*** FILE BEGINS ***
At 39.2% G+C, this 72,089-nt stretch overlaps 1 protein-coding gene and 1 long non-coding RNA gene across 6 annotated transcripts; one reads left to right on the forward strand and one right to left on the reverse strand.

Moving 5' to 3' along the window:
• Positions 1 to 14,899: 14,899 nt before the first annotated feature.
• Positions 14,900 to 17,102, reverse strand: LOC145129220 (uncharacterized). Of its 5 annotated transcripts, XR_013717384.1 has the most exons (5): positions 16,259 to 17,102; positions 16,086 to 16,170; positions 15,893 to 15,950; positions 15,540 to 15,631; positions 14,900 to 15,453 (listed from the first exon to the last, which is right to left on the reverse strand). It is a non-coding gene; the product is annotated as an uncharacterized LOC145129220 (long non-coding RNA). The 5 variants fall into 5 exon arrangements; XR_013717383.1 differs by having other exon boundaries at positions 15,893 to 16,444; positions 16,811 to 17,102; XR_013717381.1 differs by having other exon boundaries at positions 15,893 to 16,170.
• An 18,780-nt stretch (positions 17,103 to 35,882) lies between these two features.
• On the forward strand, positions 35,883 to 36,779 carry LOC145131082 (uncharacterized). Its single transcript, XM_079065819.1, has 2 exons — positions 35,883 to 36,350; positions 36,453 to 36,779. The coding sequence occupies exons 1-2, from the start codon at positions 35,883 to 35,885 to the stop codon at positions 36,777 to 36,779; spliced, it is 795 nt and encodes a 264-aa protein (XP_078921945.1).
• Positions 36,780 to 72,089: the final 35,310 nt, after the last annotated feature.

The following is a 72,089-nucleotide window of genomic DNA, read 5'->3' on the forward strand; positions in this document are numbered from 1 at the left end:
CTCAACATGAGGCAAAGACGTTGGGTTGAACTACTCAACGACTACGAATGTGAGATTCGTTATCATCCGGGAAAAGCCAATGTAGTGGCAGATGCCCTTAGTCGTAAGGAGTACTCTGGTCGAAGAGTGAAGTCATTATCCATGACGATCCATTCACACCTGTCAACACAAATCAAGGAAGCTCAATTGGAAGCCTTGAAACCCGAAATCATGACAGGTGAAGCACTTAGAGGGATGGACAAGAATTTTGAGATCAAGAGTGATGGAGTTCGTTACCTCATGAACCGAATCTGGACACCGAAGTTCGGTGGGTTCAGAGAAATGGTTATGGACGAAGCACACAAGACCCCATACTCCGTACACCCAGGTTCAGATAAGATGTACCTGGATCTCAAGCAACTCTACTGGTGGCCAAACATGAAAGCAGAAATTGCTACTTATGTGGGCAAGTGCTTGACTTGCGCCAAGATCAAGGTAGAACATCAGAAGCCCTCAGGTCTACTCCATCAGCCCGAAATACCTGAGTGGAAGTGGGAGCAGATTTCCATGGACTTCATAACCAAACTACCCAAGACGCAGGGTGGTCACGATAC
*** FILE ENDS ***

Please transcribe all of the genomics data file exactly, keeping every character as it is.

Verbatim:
At 39.2% G+C, this 72,089-nt stretch overlaps 1 protein-coding gene and 1 long non-coding RNA gene across 6 annotated transcripts; one reads left to right on the forward strand and one right to left on the reverse strand.

Moving 5' to 3' along the window:
• Positions 1 to 14,899: 14,899 nt before the first annotated feature.
• Positions 14,900 to 17,102, reverse strand: LOC145129220 (uncharacterized). Of its 5 annotated transcripts, XR_013717384.1 has the most exons (5): positions 16,259 to 17,102; positions 16,086 to 16,170; positions 15,893 to 15,950; positions 15,540 to 15,631; positions 14,900 to 15,453 (listed from the first exon to the last, which is right to left on the reverse strand). It is a non-coding gene; the product is annotated as an uncharacterized LOC145129220 (long non-coding RNA). The 5 variants fall into 5 exon arrangements; XR_013717383.1 differs by having other exon boundaries at positions 15,893 to 16,444; positions 16,811 to 17,102; XR_013717381.1 differs by having other exon boundaries at positions 15,893 to 16,170.
• An 18,780-nt stretch (positions 17,103 to 35,882) lies between these two features.
• On the forward strand, positions 35,883 to 36,779 carry LOC145131082 (uncharacterized). Its single transcript, XM_079065819.1, has 2 exons — positions 35,883 to 36,350; positions 36,453 to 36,779. The coding sequence occupies exons 1-2, from the start codon at positions 35,883 to 35,885 to the stop codon at positions 36,777 to 36,779; spliced, it is 795 nt and encodes a 264-aa protein (XP_078921945.1).
• Positions 36,780 to 72,089: the final 35,310 nt, after the last annotated feature.

The following is a 72,089-nucleotide window of genomic DNA, read 5'->3' on the forward strand; positions in this document are numbered from 1 at the left end:
CTCAACATGAGGCAAAGACGTTGGGTTGAACTACTCAACGACTACGAATGTGAGATTCGTTATCATCCGGGAAAAGCCAATGTAGTGGCAGATGCCCTTAGTCGTAAGGAGTACTCTGGTCGAAGAGTGAAGTCATTATCCATGACGATCCATTCACACCTGTCAACACAAATCAAGGAAGCTCAATTGGAAGCCTTGAAACCCGAAATCATGACAGGTGAAGCACTTAGAGGGATGGACAAGAATTTTGAGATCAAGAGTGATGGAGTTCGTTACCTCATGAACCGAATCTGGACACCGAAGTTCGGTGGGTTCAGAGAAATGGTTATGGACGAAGCACACAAGACCCCATACTCCGTACACCCAGGTTCAGATAAGATGTACCTGGATCTCAAGCAACTCTACTGGTGGCCAAACATGAAAGCAGAAATTGCTACTTATGTGGGCAAGTGCTTGACTTGCGCCAAGATCAAGGTAGAACATCAGAAGCCCTCAGGTCTACTCCATCAGCCCGAAATACCTGAGTGGAAGTGGGAGCAGATTTCCATGGACTTCATAACCAAACTACCCAAGACGCAGGGTGGTCACGATAC